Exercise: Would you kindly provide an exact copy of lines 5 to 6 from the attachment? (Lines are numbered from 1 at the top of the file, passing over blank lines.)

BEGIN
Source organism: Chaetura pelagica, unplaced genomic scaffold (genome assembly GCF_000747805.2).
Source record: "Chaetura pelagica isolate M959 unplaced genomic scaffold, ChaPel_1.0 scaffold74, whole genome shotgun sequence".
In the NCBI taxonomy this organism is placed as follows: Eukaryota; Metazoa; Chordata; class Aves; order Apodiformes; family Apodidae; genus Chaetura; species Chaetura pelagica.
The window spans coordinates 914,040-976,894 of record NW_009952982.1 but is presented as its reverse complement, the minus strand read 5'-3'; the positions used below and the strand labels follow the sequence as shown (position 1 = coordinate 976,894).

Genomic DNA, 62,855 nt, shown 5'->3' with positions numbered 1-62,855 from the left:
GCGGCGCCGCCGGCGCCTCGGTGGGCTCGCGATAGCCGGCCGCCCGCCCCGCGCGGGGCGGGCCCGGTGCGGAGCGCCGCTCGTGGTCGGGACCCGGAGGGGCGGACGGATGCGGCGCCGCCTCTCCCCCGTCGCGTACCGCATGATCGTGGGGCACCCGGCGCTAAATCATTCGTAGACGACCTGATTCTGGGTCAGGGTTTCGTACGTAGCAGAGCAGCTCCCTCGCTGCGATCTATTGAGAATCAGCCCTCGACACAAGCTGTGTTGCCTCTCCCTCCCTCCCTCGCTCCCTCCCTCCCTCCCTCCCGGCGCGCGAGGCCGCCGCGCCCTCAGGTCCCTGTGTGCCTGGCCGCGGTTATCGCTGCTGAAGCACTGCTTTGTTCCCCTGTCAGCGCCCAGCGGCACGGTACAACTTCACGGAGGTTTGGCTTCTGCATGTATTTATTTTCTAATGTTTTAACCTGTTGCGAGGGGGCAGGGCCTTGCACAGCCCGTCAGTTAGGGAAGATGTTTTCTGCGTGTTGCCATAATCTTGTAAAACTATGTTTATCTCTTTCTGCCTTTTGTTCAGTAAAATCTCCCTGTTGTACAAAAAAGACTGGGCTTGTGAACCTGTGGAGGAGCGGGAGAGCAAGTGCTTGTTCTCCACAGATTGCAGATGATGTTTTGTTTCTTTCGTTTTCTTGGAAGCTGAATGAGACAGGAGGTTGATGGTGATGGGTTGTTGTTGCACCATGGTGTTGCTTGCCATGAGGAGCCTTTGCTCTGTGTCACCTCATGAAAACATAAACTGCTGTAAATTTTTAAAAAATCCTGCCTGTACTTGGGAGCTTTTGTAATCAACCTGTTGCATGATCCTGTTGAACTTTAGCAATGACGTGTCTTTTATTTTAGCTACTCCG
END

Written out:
Genomic DNA, 62,855 nt, shown 5'->3' with positions numbered 1-62,855 from the left:
GCGGCGCCGCCGGCGCCTCGGTGGGCTCGCGATAGCCGGCCGCCCGCCCCGCGCGGGGCGGGCCCGGTGCGGAGCGCCGCTCGTGGTCGGGACCCGGAGGGGCGGACGGATGCGGCGCCGCCTCTCCCCCGTCGCGTACCGCATGATCGTGGGGCACCCGGCGCTAAATCATTCGTAGACGACCTGATTCTGGGTCAGGGTTTCGTACGTAGCAGAGCAGCTCCCTCGCTGCGATCTATTGAGAATCAGCCCTCGACACAAGCTGTGTTGCCTCTCCCTCCCTCCCTCGCTCCCTCCCTCCCTCCCTCCCGGCGCGCGAGGCCGCCGCGCCCTCAGGTCCCTGTGTGCCTGGCCGCGGTTATCGCTGCTGAAGCACTGCTTTGTTCCCCTGTCAGCGCCCAGCGGCACGGTACAACTTCACGGAGGTTTGGCTTCTGCATGTATTTATTTTCTAATGTTTTAACCTGTTGCGAGGGGGCAGGGCCTTGCACAGCCCGTCAGTTAGGGAAGATGTTTTCTGCGTGTTGCCATAATCTTGTAAAACTATGTTTATCTCTTTCTGCCTTTTGTTCAGTAAAATCTCCCTGTTGTACAAAAAAGACTGGGCTTGTGAACCTGTGGAGGAGCGGGAGAGCAAGTGCTTGTTCTCCACAGATTGCAGATGATGTTTTGTTTCTTTCGTTTTCTTGGAAGCTGAATGAGACAGGAGGTTGATGGTGATGGGTTGTTGTTGCACCATGGTGTTGCTTGCCATGAGGAGCCTTTGCTCTGTGTCACCTCATGAAAACATAAACTGCTGTAAATTTTTAAAAAATCCTGCCTGTACTTGGGAGCTTTTGTAATCAACCTGTTGCATGATCCTGTTGAACTTTAGCAATGACGTGTCTTTTATTTTAGCTACTCCG